“Students in our nurse practitioner and pre-licensing nursing programs have clinical experiences there. In an environment where the clinical placement of students is extremely difficult and extremely important, they provide an excellent learning environment,” he said.

Dr. Cindie Preszler, director of counseling at Grace Clinic, said that since 2010, 22 of her counseling interns have joined local businesses or opened their own practices locally.

“Not only does this expand mental health treatment capacity in the Tri-Cities, it also increases the business economy of our community,” she said.

Jackson, who recently received the Athena Leadership Award from the Tri-City Regional Chamber of Commerce, said the clinic is a great example of the relationship between the for-profit and nonprofit sectors.

Humble beginnings

Grace Clinic was started in June 2002 in the basement of First United Methodist Church in Pasco by Drs. Carol Endo and Cheryl Snyder, local doctors who would see patients in need for free for four hours each Saturday.

Ten years later, the clinic expanded to its current location in the former Benton Franklin Health District building, 800 W. Canal Drive in Kennewick. It began operating four days a week and offered diabetes care as well as mental health and dental services.

Five years later, in 2017, Grace Clinic was open five days a week, and third-year residents graduated from Kadlec Regional Medical Center, and Trios Health hospitals began rotating there.

Future expansion

Brault said his dental program will be expanded in the new year. “We mostly do urgent dental work – extractions, abscesses. After the first of the year we will…be able to do more routine dentistry.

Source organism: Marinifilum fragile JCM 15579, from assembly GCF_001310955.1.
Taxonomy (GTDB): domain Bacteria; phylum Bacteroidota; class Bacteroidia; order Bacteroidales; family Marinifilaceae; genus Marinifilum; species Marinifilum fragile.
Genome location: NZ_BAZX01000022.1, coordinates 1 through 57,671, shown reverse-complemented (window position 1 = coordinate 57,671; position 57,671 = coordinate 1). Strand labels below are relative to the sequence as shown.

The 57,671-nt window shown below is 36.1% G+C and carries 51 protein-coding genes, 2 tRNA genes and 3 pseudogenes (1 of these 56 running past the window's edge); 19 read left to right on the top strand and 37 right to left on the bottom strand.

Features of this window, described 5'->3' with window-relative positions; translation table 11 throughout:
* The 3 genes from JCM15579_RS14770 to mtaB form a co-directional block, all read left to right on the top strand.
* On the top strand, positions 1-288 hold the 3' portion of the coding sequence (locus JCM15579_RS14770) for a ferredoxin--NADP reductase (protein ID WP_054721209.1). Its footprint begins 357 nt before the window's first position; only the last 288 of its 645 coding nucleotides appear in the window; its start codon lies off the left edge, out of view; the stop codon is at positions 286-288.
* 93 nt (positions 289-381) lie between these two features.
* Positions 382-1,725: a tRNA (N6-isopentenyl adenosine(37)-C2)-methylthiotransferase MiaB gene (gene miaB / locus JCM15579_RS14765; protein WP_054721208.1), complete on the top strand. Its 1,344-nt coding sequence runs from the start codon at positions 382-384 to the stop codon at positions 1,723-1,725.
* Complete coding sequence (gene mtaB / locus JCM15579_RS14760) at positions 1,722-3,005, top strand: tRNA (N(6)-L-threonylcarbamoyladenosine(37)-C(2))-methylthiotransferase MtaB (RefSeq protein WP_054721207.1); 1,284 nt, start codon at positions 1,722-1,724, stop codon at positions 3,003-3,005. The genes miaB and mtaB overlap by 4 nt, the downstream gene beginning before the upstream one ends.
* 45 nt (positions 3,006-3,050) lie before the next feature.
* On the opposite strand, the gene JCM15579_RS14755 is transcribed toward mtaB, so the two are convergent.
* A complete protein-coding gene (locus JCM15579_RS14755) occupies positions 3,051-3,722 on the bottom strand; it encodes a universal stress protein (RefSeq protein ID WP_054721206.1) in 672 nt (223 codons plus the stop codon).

He said Grace Clinic is also working on a mental health expansion that will take place next year.

“To grow and expand what we do, we need to broaden our base of support, both in terms of funding and volunteers. In a for-profit operation, you expand here and that generates more revenue, but for us, when we expand, it creates more costs,” Brault said.

He said the clinic is funded primarily by individuals, service clubs and the wider community.

Basin Pacific Insurance and Benefits is one such community donor.

“Grace Clinic is a testament to how we should all serve those in need in our community. … We have supported Grace Clinic both personally and through our business because Grace Clinic embodies what true community service should be. If you have never visited Grace Clinic, you owe it to yourself and others to do so. You will be inspired,” said Brad Toner, managing partner at Basin Pacific.

Grace Clinic: 800 W. Canal Drive, Kennewick; 509-735-2300; gracecliniconline.org; Facebook, Instagram